The case of Israel and Palestinian territories

Previous research overwhelmingly finds that after 1948, the conflict between Israel and Palestinian groups has very low levels of reported sexual violence committed by either the Israeli military or Hamas, which formed in 1987. Some scholars question these findings.

There are credible reports of Israeli security forces sexually torturing Palestinians in eight of the 31 years between 1989 to 2021, and also raping Palestinians during this time frame. These acts of sexual torture and rape are found in infrequent and isolated reports, and most occurred when Palestinians were detained.

Hamas’ international law violations, including using human shields, taking hostages and killing civilians, are well documented.

Our analysis shows that Hamas does not have a history of using sexual violence against Israelis.

Three young women stand with red tape covering their mouths. Two wear white clothing that appears stained with red coloring and one has the words 'me too.. unless you're a Jew.' They stand across the street from the UN in New York City.
Activists supporting women who were sexually assaulted during the Hamas terrorist attack stand outside the United Nations headquarters in New York on Dec. 4, 2023. Lev Radin/VIEWpress

 

The intent of Hamas’ attack

Given this history, how do we make sense of the many reports now emerging ofHamas’ use of sexual violence in the Oct. 7 attack?

Researchers have determined that much of the sexual violence during armed conflict is men communicating their own masculinity to others, while demonstrating other males’ inability to protect women and girls or defend themselves.

Male perpetrators also use sexual violence to demonstrate their power over women, girls, men and boys, as well as over their victims’ families and, symbolically, over the larger community or country they are fighting against.

Female and male victims of sexual violence can experience a range of physical and psychological harms, some of which can last a lifetime. They may experience stigmatization, discrimination and rejection by their families and communities, which can cause long-lasting social and economic harm. Female victims can become pregnant. Some in such cases will terminate their pregnancies, while others give birth to children as a result of their rape.

Hamas sexually brutalized the women and men they raped, with reports that murdered women’s genitalia and breasts were severely mutilated. Hamas also reportedly shot and killed women either while or after they raped them on Oct. 7.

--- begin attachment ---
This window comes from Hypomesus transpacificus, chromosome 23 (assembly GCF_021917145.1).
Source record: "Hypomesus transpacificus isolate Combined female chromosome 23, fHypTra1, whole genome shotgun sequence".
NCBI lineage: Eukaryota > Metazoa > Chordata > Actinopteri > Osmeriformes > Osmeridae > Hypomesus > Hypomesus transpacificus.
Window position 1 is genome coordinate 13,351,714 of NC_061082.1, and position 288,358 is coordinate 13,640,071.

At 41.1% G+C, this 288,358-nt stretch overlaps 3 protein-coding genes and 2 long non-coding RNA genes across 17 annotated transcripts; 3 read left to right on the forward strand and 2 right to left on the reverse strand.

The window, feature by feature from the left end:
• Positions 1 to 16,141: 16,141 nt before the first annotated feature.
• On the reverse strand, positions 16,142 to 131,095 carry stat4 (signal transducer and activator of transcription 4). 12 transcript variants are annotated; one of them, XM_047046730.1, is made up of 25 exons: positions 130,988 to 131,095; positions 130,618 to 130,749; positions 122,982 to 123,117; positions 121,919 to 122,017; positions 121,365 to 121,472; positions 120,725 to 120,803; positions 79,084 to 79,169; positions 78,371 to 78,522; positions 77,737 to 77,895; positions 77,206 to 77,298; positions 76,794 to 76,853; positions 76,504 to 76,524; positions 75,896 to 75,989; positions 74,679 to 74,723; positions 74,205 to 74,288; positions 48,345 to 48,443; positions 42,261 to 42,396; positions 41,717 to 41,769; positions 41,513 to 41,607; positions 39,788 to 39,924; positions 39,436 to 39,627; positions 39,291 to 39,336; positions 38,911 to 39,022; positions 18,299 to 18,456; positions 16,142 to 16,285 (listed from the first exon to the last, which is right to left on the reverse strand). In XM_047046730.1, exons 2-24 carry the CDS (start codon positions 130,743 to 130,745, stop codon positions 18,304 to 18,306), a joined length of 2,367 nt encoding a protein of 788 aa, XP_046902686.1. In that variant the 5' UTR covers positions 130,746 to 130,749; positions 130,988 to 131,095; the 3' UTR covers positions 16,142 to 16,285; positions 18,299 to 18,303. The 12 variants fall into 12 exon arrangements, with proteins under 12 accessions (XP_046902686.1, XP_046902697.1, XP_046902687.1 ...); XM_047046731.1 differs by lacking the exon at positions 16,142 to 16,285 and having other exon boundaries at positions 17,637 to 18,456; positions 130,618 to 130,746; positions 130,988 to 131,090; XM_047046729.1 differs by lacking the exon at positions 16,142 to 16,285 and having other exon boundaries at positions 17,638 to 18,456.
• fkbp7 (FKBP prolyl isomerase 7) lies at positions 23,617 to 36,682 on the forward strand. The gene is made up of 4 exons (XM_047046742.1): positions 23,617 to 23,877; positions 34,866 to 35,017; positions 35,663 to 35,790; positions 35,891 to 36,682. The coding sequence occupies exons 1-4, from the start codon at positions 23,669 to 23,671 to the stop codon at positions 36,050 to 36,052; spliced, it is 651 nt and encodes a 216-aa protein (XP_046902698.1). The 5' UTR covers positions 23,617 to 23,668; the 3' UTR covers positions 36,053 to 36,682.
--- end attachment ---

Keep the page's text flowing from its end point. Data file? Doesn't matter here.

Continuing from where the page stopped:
These violent acts suggest an intent to utterly destroy their victims, while also terrorizing the Israeli public and humiliating Israeli men, Israel’s military and the state of Israel.

We also think that Hamas’ use of sexual violence was intended to outrage and provoke Israel to engage in a permanent state of war with Hamas and attack civilian spaces in Gaza. Hamas hopes in doing so to consolidate power and keep the Palestinian crisis alive.

Was Hamas’ use of sexual violence part of a predetermined strategy, or fighters acting opportunistically without orders? At least a year in advance, Hamas mapped and planned the attack with painstaking detail.

They also carried out an intense daylong exercise that mimicked the actual Oct. 7 attack. Given this level of planning and Hamas’ previous lack of using sexual violence, it is highly unlikely that Hamas’ sexual violence committed against Israelis was the result of some men who went rogue. More likely, sexual violence was part of Hamas’ war tactics and strategy.

The United Nations and the International Criminal Court are now, rightly, investigating Hamas’ use of sexual violence as possible war crimes and crimes against humanity.

Under international law, surviving victims have a right to justice and a range of assistance to aid in their recovery. Families of the victims who were killed have a right to information about what happened to their loved ones. Throughout it all, everyone directly affected by sexual violence has a right to be treated with care and dignity.The Conversation

Dyan Mazurana, Research Professor of Global Affairs, Tufts University and Anastasia Marshak, Assistant Research Professor of Nutrition, Tufts University

This article is republished from The Conversation under a Creative Commons license. Read the original article.

This post was originally published on this site